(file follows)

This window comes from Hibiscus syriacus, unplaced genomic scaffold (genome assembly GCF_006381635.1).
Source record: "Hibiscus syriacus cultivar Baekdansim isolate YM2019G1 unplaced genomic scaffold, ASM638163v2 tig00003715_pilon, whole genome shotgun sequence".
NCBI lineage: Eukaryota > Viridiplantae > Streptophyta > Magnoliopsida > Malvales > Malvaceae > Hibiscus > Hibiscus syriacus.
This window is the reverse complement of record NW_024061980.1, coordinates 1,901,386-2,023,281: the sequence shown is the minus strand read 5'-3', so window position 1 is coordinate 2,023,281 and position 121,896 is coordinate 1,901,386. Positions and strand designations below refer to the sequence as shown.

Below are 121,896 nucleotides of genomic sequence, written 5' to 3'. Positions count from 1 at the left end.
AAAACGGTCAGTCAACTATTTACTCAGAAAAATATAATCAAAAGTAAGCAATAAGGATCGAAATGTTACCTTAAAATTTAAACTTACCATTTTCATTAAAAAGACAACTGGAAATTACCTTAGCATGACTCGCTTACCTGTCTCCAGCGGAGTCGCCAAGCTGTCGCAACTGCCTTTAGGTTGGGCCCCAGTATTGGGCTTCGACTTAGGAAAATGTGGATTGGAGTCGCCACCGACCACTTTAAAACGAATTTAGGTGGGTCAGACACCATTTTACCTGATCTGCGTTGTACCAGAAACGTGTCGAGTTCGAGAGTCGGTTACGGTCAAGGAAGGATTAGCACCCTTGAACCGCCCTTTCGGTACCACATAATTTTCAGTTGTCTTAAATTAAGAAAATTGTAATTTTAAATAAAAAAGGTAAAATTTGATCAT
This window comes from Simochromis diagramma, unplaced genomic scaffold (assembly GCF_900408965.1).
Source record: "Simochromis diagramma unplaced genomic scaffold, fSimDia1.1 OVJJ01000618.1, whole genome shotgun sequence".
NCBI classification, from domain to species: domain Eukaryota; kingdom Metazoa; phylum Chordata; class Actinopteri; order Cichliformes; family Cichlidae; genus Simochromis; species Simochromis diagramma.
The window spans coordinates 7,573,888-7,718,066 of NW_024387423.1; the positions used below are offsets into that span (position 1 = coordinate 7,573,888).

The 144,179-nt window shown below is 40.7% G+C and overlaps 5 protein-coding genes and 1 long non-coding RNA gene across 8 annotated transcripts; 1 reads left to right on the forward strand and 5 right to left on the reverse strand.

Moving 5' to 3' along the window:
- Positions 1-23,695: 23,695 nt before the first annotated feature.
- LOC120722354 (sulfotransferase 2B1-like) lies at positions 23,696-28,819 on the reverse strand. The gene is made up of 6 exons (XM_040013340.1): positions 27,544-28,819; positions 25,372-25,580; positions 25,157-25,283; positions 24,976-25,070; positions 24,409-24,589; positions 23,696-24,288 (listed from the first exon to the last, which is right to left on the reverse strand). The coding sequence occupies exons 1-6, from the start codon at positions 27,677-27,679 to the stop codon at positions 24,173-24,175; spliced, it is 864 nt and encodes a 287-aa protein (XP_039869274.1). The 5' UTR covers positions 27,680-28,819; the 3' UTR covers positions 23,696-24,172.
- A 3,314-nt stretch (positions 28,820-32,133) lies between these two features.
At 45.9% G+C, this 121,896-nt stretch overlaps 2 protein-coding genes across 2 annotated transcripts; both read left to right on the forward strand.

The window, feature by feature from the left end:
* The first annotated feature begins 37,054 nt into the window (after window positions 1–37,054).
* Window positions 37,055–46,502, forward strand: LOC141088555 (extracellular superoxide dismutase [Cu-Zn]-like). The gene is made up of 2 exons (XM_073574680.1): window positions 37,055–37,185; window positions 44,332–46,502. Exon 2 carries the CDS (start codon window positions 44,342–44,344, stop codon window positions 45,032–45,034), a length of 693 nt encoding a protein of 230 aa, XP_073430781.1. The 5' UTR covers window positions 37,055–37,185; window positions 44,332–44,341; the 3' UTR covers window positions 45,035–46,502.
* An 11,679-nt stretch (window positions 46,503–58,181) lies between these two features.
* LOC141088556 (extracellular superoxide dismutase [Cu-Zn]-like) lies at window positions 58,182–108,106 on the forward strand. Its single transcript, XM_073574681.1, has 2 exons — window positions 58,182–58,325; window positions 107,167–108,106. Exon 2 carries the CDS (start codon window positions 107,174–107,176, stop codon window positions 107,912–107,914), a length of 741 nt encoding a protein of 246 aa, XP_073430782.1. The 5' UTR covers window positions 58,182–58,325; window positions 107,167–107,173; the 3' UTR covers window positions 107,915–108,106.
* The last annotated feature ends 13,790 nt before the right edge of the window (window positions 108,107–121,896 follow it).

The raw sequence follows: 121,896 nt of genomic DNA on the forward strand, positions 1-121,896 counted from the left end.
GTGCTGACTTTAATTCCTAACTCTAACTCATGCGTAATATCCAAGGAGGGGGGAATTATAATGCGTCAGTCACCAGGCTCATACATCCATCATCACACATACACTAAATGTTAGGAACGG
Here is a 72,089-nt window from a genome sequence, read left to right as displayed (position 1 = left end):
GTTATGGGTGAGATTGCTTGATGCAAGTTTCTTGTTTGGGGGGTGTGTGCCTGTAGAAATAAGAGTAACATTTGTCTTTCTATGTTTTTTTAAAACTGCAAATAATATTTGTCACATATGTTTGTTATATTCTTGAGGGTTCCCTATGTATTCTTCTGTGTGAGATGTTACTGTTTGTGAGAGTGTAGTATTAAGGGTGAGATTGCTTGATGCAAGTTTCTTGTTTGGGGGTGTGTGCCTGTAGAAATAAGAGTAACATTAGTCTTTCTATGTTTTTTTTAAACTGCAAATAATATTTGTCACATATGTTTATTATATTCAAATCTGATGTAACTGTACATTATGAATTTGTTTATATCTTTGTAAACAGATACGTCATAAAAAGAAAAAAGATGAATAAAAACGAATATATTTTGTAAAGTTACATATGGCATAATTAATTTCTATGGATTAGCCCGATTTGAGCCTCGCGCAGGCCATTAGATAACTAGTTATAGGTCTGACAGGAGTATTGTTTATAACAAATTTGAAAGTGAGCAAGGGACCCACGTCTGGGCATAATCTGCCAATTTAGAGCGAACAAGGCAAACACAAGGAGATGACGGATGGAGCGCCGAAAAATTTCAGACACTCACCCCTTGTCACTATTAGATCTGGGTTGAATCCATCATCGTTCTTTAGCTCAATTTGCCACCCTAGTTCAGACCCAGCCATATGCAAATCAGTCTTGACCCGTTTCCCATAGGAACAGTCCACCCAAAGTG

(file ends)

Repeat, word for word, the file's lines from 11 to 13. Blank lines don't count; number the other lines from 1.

The 144,179-nt window shown below is 40.7% G+C and overlaps 5 protein-coding genes and 1 long non-coding RNA gene across 8 annotated transcripts; 1 reads left to right on the forward strand and 5 right to left on the reverse strand.

Moving 5' to 3' along the window:
- Positions 1-23,695: 23,695 nt before the first annotated feature.